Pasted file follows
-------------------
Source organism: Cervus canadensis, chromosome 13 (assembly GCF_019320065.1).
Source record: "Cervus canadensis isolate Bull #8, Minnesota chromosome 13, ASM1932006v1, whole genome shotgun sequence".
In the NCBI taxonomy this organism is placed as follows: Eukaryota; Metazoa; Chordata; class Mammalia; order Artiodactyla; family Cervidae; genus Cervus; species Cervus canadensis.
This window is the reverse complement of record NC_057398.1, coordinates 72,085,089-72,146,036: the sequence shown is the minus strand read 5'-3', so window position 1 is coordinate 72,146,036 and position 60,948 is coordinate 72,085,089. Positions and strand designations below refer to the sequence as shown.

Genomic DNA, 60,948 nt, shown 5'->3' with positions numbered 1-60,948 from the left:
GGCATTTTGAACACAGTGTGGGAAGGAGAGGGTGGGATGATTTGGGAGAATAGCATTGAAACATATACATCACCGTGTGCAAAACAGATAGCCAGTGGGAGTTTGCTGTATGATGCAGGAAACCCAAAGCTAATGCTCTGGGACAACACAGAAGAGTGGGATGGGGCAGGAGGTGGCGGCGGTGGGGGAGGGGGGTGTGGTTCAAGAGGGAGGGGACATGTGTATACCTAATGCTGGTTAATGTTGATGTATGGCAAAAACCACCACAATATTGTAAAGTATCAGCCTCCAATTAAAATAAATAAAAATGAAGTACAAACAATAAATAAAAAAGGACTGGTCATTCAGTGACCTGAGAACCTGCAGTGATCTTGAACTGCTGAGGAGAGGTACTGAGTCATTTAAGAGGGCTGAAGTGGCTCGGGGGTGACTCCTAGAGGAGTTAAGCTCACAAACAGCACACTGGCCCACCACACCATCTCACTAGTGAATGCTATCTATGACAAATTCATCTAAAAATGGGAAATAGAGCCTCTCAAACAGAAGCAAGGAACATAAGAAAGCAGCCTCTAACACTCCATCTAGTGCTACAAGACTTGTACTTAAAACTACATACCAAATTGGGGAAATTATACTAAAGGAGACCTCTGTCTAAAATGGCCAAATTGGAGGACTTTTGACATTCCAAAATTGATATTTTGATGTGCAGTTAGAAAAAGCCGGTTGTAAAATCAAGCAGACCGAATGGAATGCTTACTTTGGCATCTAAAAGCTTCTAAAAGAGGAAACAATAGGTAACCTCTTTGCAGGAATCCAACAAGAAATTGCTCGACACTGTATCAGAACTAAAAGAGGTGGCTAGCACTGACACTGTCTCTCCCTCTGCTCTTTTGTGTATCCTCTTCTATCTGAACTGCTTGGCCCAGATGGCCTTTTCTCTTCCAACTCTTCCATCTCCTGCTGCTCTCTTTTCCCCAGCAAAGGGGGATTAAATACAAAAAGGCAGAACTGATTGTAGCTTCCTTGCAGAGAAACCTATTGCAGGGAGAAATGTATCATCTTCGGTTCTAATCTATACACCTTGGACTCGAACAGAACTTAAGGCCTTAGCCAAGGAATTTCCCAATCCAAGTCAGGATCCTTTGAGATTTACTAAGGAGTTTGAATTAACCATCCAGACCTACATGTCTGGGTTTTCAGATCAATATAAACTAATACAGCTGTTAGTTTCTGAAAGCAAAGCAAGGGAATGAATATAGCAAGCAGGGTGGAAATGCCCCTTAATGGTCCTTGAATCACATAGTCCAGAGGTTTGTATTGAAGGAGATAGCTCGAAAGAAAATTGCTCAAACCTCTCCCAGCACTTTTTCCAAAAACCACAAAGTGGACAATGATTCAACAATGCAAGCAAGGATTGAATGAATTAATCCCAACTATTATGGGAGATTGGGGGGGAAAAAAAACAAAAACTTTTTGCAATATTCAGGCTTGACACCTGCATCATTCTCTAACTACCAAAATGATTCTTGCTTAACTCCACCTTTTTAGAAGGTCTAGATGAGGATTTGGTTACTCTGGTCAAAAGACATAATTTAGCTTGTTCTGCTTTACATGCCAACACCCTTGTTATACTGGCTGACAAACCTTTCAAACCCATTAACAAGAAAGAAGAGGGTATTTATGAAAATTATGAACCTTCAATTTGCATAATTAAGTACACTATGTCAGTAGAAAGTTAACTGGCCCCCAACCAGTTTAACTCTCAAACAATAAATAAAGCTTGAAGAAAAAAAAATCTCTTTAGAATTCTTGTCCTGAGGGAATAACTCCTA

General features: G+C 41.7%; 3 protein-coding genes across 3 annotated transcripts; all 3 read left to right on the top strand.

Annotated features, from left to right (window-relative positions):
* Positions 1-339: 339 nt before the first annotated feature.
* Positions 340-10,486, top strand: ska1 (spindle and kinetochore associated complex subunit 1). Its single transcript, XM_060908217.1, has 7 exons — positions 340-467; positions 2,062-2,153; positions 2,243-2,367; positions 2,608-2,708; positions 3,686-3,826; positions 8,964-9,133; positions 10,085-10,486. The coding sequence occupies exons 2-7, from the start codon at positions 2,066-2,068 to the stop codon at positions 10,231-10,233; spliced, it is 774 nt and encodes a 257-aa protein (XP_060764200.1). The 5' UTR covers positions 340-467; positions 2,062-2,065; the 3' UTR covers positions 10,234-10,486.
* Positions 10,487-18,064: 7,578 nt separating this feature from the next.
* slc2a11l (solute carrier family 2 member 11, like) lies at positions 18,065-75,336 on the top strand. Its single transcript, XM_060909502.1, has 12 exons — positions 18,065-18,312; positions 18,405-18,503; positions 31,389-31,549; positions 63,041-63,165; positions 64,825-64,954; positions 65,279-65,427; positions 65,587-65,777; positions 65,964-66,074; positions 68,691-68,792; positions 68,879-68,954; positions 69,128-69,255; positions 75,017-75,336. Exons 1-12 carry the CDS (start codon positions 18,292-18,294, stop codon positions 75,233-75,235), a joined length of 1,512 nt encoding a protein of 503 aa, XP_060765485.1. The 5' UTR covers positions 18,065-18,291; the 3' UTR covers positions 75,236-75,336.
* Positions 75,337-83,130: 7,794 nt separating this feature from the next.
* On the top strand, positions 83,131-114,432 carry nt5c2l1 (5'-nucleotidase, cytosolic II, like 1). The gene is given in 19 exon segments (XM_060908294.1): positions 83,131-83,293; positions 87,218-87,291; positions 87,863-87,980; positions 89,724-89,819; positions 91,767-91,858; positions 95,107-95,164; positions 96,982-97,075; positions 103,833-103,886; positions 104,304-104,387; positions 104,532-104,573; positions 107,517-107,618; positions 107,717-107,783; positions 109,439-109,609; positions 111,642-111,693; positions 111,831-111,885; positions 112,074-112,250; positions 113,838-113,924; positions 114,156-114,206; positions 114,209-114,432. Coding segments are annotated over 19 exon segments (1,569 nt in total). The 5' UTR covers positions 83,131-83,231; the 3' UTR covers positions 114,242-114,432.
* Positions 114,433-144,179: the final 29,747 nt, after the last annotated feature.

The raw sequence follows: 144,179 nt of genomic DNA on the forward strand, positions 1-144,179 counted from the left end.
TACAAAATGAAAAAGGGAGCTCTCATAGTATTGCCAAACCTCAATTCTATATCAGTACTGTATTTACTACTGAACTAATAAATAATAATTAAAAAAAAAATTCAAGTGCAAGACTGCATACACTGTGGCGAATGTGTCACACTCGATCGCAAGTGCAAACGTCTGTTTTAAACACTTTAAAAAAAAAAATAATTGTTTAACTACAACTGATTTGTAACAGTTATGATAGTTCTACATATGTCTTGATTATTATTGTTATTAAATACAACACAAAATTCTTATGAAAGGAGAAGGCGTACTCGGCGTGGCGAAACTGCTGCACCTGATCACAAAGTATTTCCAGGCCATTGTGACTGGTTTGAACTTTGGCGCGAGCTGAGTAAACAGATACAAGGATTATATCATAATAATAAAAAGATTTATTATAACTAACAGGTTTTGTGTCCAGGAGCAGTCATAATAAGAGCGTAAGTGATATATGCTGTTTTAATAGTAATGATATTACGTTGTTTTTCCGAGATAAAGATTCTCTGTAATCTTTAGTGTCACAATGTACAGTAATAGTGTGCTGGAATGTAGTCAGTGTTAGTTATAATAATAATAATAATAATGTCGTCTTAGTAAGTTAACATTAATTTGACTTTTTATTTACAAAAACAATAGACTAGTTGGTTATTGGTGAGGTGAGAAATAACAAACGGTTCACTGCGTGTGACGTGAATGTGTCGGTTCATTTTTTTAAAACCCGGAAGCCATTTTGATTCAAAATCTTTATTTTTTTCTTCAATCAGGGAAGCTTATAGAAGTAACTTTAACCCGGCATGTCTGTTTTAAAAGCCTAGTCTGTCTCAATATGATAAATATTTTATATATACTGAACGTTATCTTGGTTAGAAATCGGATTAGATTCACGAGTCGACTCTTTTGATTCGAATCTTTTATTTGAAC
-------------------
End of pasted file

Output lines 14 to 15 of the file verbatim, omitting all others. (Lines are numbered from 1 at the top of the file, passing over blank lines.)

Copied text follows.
* On the top strand, positions 83,131-114,432 carry nt5c2l1 (5'-nucleotidase, cytosolic II, like 1). The gene is given in 19 exon segments (XM_060908294.1): positions 83,131-83,293; positions 87,218-87,291; positions 87,863-87,980; positions 89,724-89,819; positions 91,767-91,858; positions 95,107-95,164; positions 96,982-97,075; positions 103,833-103,886; positions 104,304-104,387; positions 104,532-104,573; positions 107,517-107,618; positions 107,717-107,783; positions 109,439-109,609; positions 111,642-111,693; positions 111,831-111,885; positions 112,074-112,250; positions 113,838-113,924; positions 114,156-114,206; positions 114,209-114,432. Coding segments are annotated over 19 exon segments (1,569 nt in total). The 5' UTR covers positions 83,131-83,231; the 3' UTR covers positions 114,242-114,432.
* Positions 114,433-144,179: the final 29,747 nt, after the last annotated feature.